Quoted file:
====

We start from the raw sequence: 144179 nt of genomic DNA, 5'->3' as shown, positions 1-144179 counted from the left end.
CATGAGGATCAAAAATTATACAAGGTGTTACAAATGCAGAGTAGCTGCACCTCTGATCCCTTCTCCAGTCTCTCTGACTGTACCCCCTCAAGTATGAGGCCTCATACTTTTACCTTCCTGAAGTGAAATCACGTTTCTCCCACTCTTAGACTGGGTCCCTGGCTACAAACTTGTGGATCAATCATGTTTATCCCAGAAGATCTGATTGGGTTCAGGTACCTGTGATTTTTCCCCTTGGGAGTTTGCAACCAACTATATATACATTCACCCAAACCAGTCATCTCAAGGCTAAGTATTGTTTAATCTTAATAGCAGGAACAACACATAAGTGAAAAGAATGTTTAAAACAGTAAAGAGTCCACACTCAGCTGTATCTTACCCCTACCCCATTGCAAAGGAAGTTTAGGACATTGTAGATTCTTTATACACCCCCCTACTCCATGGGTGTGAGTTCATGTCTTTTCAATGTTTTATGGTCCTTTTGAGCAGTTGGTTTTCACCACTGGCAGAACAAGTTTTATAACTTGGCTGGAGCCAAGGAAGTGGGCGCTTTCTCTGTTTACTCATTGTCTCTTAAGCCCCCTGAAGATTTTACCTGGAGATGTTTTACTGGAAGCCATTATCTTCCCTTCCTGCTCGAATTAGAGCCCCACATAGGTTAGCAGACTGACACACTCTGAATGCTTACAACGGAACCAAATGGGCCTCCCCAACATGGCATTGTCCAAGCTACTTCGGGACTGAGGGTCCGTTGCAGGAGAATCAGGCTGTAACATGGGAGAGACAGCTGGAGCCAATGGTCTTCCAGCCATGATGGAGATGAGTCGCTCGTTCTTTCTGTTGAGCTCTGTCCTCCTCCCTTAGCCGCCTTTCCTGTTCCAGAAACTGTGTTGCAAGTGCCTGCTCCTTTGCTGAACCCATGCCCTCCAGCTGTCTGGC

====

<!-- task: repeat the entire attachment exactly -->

We start from the raw sequence: 144179 nt of genomic DNA, 5'->3' as shown, positions 1-144179 counted from the left end.
CATGAGGATCAAAAATTATACAAGGTGTTACAAATGCAGAGTAGCTGCACCTCTGATCCCTTCTCCAGTCTCTCTGACTGTACCCCCTCAAGTATGAGGCCTCATACTTTTACCTTCCTGAAGTGAAATCACGTTTCTCCCACTCTTAGACTGGGTCCCTGGCTACAAACTTGTGGATCAATCATGTTTATCCCAGAAGATCTGATTGGGTTCAGGTACCTGTGATTTTTCCCCTTGGGAGTTTGCAACCAACTATATATACATTCACCCAAACCAGTCATCTCAAGGCTAAGTATTGTTTAATCTTAATAGCAGGAACAACACATAAGTGAAAAGAATGTTTAAAACAGTAAAGAGTCCACACTCAGCTGTATCTTACCCCTACCCCATTGCAAAGGAAGTTTAGGACATTGTAGATTCTTTATACACCCCCCTACTCCATGGGTGTGAGTTCATGTCTTTTCAATGTTTTATGGTCCTTTTGAGCAGTTGGTTTTCACCACTGGCAGAACAAGTTTTATAACTTGGCTGGAGCCAAGGAAGTGGGCGCTTTCTCTGTTTACTCATTGTCTCTTAAGCCCCCTGAAGATTTTACCTGGAGATGTTTTACTGGAAGCCATTATCTTCCCTTCCTGCTCGAATTAGAGCCCCACATAGGTTAGCAGACTGACACACTCTGAATGCTTACAACGGAACCAAATGGGCCTCCCCAACATGGCATTGTCCAAGCTACTTCGGGACTGAGGGTCCGTTGCAGGAGAATCAGGCTGTAACATGGGAGAGACAGCTGGAGCCAATGGTCTTCCAGCCATGATGGAGATGAGTCGCTCGTTCTTTCTGTTGAGCTCTGTCCTCCTCCCTTAGCCGCCTTTCCTGTTCCAGAAACTGTGTTGCAAGTGCCTGCTCCTTTGCTGAACCCATGCCCTCCAGCTGTCTGGC